Wednesday, 1 November: Saint Simon and Jude

This feast began in the east to commemorate all martyrs and was progressively adopted in the West. Celebrated on this day in the eight century and soon widely observed. Honoured today are all holy men and women in glory with Christ: known or unknown, mighty or lowly, all whose lives were modelled on the Beatitudes and on the great commandment of love.


This day of commemoration began early in the Middle Ages with annual prayers for the dead in monastic communities. Fixed on this day, it spread more widely after the tenth century and now ranks known as All Souls, it expresses Christian faith in the communion of saints and our need to pray for one another in the Church, especially those souls in purgatory ‘who have been buried in their human imperfection’.

Saturday, 4 November: Saint Charles Borromeo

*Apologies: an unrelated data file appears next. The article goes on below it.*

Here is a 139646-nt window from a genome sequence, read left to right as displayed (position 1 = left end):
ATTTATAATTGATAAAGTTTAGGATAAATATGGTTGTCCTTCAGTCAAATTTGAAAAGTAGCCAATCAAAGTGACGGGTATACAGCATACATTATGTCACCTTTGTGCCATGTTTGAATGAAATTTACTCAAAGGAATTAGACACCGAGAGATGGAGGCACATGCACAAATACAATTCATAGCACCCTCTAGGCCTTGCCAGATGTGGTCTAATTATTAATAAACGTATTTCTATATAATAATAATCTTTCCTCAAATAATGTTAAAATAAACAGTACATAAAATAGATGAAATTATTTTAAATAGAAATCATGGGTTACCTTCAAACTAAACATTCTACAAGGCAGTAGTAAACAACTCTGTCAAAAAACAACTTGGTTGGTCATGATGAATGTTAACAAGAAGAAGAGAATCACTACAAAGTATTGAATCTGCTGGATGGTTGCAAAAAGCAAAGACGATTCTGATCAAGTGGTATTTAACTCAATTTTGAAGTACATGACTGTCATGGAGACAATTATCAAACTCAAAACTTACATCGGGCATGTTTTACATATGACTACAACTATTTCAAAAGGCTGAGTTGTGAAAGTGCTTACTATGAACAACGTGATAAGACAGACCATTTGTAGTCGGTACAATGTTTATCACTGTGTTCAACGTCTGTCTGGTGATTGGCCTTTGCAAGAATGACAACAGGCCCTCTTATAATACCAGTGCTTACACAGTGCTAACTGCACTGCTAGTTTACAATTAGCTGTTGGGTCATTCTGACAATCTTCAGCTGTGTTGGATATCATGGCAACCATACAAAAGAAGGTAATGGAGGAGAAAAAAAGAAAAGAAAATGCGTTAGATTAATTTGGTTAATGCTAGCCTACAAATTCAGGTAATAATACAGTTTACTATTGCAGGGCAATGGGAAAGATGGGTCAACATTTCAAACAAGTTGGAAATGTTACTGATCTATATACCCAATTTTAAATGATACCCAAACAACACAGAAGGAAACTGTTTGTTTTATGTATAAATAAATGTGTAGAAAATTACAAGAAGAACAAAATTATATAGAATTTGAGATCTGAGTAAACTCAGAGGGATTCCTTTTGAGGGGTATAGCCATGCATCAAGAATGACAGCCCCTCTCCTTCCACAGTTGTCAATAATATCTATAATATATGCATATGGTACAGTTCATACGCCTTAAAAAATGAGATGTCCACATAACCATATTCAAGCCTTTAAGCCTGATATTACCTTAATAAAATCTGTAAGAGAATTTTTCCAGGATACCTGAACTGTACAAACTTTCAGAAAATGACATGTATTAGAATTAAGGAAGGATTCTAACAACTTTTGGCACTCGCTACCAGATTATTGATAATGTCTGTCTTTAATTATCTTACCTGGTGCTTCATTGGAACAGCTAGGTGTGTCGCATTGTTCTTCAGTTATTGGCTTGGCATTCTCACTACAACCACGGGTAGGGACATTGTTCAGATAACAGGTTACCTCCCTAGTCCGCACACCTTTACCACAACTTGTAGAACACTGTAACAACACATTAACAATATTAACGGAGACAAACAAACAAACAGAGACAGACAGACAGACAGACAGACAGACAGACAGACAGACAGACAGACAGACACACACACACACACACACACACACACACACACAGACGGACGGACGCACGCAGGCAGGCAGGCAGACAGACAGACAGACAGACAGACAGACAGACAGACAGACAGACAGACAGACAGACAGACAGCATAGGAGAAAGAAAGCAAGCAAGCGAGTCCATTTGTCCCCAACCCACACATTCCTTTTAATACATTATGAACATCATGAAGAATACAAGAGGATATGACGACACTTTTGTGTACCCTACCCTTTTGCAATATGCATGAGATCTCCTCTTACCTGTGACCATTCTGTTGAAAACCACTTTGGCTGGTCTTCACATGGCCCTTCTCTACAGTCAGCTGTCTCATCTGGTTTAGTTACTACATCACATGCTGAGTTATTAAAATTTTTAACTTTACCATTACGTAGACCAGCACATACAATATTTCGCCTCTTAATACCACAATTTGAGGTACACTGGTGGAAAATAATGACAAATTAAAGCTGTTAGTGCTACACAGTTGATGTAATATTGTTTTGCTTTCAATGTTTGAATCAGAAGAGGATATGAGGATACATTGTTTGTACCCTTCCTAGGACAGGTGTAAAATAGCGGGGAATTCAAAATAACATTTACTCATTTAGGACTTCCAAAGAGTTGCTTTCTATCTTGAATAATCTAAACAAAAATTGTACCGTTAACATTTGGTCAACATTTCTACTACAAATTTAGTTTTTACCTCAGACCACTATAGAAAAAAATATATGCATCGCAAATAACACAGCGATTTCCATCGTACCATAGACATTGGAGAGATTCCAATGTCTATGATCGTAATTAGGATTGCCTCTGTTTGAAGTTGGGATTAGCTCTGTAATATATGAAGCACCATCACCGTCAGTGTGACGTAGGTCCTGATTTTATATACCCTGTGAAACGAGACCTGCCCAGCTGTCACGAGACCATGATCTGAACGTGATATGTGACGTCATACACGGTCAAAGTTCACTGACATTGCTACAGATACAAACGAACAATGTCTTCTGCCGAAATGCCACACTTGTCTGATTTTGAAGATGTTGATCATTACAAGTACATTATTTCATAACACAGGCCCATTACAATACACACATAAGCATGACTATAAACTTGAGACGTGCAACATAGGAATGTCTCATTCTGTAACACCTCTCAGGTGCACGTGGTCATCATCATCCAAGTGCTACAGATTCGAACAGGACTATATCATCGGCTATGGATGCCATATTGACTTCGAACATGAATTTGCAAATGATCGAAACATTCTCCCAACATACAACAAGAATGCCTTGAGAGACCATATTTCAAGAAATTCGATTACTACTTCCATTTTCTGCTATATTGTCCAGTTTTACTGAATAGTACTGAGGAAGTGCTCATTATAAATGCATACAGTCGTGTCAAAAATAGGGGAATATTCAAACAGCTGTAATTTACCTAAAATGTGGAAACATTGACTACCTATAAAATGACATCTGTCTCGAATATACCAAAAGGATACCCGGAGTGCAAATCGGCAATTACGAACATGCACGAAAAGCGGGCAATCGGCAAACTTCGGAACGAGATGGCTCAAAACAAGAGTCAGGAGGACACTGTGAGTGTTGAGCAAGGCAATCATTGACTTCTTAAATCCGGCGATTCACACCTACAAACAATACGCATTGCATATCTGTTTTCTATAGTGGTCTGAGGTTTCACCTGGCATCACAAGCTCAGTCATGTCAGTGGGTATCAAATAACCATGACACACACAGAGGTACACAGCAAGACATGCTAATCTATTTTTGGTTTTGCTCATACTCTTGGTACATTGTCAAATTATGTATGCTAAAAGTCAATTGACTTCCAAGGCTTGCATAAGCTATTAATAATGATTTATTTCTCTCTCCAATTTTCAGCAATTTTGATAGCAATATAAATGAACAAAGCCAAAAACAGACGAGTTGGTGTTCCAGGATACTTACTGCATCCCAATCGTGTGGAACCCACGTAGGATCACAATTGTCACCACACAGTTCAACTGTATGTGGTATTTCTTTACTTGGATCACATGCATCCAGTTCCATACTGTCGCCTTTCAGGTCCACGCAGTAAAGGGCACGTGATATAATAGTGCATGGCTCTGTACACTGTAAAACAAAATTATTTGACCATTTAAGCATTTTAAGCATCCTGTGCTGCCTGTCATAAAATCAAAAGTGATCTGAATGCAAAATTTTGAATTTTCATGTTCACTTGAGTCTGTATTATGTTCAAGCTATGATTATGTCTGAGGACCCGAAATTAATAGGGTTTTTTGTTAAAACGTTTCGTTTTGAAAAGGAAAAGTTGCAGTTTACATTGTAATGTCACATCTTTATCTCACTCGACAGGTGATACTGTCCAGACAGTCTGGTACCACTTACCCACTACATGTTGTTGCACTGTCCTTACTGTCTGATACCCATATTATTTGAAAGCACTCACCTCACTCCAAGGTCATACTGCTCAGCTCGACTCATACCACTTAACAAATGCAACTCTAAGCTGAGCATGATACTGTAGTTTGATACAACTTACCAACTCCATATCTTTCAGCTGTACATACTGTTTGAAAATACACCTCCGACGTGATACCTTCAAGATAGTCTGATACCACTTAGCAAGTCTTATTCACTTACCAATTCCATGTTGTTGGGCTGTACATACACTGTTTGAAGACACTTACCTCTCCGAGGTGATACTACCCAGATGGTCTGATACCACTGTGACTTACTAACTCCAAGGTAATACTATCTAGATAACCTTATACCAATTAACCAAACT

Born in Arona (Italy) in 1538. Died on this day in 1584 in Milan. Only twenty-two when he was appointed cardinal, secretary of state, and given the administration of the diocese of Milan by his uncle, Pius IV. Prominent in the final sessions of the Council of Trent during 1562-1563 and, at its end, was ordained presbyter, then bishop, and became archbishop of Milan. Known for implementing the Council’s reforms in liturgy, education, presbyteral formation, and diocesan organisation.
Remembered as an exemplary and pastoral bishop and an ardent proponent of reform and renewal.